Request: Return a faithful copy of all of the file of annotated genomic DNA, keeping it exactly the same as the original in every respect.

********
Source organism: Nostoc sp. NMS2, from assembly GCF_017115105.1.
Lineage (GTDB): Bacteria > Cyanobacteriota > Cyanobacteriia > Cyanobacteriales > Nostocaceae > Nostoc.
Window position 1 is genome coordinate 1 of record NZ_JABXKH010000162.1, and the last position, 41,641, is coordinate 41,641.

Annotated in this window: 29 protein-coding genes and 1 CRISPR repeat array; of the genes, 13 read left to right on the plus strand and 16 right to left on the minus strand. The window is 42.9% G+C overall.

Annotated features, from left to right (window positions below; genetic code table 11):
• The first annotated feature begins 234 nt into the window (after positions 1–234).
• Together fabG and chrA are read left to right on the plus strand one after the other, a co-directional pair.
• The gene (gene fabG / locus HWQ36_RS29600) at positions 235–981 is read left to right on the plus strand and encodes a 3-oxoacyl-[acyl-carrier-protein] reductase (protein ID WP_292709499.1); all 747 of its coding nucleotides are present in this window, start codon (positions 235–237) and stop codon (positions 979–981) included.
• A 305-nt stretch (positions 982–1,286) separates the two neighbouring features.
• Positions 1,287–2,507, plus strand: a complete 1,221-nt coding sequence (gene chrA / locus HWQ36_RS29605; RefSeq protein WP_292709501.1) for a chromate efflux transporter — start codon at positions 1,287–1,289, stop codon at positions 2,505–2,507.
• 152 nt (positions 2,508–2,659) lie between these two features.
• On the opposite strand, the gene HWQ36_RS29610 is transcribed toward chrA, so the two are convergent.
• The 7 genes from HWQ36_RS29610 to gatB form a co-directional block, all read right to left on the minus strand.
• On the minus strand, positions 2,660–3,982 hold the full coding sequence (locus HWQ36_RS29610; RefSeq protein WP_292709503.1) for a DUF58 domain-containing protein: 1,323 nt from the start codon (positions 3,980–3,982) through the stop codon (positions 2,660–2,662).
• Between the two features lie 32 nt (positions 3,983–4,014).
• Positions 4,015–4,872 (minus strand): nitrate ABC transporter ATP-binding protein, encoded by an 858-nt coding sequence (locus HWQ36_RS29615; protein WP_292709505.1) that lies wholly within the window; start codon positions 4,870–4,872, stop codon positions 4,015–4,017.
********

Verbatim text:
Source organism: Nostoc sp. NMS2, from assembly GCF_017115105.1.
Lineage (GTDB): Bacteria > Cyanobacteriota > Cyanobacteriia > Cyanobacteriales > Nostocaceae > Nostoc.
Window position 1 is genome coordinate 1 of record NZ_JABXKH010000162.1, and the last position, 41,641, is coordinate 41,641.

Annotated in this window: 29 protein-coding genes and 1 CRISPR repeat array; of the genes, 13 read left to right on the plus strand and 16 right to left on the minus strand. The window is 42.9% G+C overall.

Annotated features, from left to right (window positions below; genetic code table 11):
• The first annotated feature begins 234 nt into the window (after positions 1–234).
• Together fabG and chrA are read left to right on the plus strand one after the other, a co-directional pair.
• The gene (gene fabG / locus HWQ36_RS29600) at positions 235–981 is read left to right on the plus strand and encodes a 3-oxoacyl-[acyl-carrier-protein] reductase (protein ID WP_292709499.1); all 747 of its coding nucleotides are present in this window, start codon (positions 235–237) and stop codon (positions 979–981) included.
• A 305-nt stretch (positions 982–1,286) separates the two neighbouring features.
• Positions 1,287–2,507, plus strand: a complete 1,221-nt coding sequence (gene chrA / locus HWQ36_RS29605; RefSeq protein WP_292709501.1) for a chromate efflux transporter — start codon at positions 1,287–1,289, stop codon at positions 2,505–2,507.
• 152 nt (positions 2,508–2,659) lie between these two features.
• On the opposite strand, the gene HWQ36_RS29610 is transcribed toward chrA, so the two are convergent.
• The 7 genes from HWQ36_RS29610 to gatB form a co-directional block, all read right to left on the minus strand.
• On the minus strand, positions 2,660–3,982 hold the full coding sequence (locus HWQ36_RS29610; RefSeq protein WP_292709503.1) for a DUF58 domain-containing protein: 1,323 nt from the start codon (positions 3,980–3,982) through the stop codon (positions 2,660–2,662).
• Between the two features lie 32 nt (positions 3,983–4,014).
• Positions 4,015–4,872 (minus strand): nitrate ABC transporter ATP-binding protein, encoded by an 858-nt coding sequence (locus HWQ36_RS29615; protein WP_292709505.1) that lies wholly within the window; start codon positions 4,870–4,872, stop codon positions 4,015–4,017.